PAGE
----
Father’s diet may influence child’s metabolic function and diabetes risk

A father’s diet may have a significant impact on their child’s ability to metabolize fats, and therefore their risk for obesity and type 2 diabetes, according to a new study from University of Massachusetts Medical School researchers.

The findings, which were reported in the journal Cell, indicate that there may be a genetic underpinning for much of an individual’s metabolic function. While this idea is not necessarily revolutionary on its own, the fact that a father’s diet can affect this information in his offspring is new.

For the study, researchers fed one group of male mice a low-protein diet. Genetic testing on the offspring of these mice showed that they had many alterations in genes associated with metabolism compared to offspring of normally fed mice.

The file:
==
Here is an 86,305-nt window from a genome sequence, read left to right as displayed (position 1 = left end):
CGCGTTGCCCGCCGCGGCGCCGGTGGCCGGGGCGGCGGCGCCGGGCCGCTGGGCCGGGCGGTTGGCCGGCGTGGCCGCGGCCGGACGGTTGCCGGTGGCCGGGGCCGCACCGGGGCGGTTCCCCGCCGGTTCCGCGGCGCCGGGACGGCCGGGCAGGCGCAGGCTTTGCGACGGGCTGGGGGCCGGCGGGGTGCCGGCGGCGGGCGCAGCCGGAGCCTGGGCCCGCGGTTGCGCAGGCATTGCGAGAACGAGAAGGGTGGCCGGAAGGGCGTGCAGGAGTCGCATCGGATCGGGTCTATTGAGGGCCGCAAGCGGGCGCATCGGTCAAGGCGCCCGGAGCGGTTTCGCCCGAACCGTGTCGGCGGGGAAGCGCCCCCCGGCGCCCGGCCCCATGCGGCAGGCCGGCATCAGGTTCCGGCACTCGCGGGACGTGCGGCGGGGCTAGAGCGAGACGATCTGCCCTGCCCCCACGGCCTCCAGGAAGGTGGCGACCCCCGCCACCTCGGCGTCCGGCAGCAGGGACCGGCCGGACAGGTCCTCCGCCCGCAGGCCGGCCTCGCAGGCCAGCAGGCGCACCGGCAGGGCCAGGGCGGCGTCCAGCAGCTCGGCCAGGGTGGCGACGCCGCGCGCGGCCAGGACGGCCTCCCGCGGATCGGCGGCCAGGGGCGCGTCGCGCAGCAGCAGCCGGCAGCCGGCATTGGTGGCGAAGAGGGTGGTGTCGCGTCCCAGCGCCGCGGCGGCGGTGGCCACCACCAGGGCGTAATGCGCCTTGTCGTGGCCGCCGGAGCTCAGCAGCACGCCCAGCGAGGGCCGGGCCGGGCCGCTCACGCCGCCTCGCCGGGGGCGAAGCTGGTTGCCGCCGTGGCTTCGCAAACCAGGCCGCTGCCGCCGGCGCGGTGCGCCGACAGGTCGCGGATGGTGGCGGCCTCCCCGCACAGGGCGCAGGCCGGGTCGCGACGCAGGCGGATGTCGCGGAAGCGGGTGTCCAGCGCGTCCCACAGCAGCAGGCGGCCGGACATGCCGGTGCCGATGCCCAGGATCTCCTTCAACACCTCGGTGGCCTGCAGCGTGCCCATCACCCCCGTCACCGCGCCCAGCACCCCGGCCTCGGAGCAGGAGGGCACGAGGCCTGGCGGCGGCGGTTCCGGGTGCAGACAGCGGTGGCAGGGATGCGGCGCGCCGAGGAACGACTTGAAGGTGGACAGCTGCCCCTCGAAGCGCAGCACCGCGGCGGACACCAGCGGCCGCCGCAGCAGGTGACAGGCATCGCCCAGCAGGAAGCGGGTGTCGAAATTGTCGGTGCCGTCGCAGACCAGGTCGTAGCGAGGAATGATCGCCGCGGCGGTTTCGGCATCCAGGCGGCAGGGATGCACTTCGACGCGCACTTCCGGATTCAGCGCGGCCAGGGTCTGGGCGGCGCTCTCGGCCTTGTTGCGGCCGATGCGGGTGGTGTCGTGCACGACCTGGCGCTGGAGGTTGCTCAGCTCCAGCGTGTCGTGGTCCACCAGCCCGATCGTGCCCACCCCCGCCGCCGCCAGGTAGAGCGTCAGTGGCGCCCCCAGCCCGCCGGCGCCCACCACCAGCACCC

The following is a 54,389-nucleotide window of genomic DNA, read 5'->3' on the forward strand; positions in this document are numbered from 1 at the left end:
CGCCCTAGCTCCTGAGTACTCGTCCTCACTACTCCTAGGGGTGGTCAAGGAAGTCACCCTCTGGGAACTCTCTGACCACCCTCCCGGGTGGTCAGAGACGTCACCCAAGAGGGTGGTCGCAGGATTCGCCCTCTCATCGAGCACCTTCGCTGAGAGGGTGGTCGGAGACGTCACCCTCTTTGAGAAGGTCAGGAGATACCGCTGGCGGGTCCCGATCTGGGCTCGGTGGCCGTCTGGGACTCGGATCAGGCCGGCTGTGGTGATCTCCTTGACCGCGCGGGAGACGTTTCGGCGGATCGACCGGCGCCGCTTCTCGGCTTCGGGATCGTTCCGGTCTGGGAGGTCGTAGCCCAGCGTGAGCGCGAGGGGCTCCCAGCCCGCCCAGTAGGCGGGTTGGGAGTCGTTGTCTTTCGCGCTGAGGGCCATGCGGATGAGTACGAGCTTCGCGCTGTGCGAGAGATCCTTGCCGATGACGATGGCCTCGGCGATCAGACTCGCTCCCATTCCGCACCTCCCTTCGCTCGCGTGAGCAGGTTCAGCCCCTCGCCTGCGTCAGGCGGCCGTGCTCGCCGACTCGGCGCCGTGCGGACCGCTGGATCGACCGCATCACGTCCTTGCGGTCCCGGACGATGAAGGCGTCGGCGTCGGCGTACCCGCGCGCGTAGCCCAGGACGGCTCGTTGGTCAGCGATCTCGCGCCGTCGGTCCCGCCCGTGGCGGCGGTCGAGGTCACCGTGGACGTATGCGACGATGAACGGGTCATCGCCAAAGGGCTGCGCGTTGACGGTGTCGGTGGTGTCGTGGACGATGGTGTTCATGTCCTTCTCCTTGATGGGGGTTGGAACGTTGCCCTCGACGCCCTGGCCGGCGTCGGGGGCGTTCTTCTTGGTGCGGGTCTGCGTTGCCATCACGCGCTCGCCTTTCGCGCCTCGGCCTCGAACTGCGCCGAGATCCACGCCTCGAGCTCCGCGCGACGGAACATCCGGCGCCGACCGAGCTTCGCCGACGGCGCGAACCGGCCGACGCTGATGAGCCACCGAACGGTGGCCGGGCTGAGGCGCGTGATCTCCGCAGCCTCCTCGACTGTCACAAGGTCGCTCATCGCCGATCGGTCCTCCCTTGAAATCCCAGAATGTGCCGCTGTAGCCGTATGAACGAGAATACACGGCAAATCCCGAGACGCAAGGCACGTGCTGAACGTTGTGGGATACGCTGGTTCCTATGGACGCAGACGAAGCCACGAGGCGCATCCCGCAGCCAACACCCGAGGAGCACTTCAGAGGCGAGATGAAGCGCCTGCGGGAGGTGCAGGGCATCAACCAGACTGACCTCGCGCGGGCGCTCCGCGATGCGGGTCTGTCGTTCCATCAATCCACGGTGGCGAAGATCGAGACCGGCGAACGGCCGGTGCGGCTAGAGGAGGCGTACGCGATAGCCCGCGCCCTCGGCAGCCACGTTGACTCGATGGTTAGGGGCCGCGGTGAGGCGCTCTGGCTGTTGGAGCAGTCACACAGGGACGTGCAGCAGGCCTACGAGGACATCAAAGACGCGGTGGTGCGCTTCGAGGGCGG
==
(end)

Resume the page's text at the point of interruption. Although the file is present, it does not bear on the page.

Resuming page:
"Together, these results suggest rethinking basic practices in epidemiological studies of complex diseases such as diabetes," the researchers wrote in their report.

The report goes on to indicate that previous human studies show that grandchildren are more affected by their grandparents’ diets than they are by their parents’. The researchers would like to see more specific human studies to help fully answer this question.
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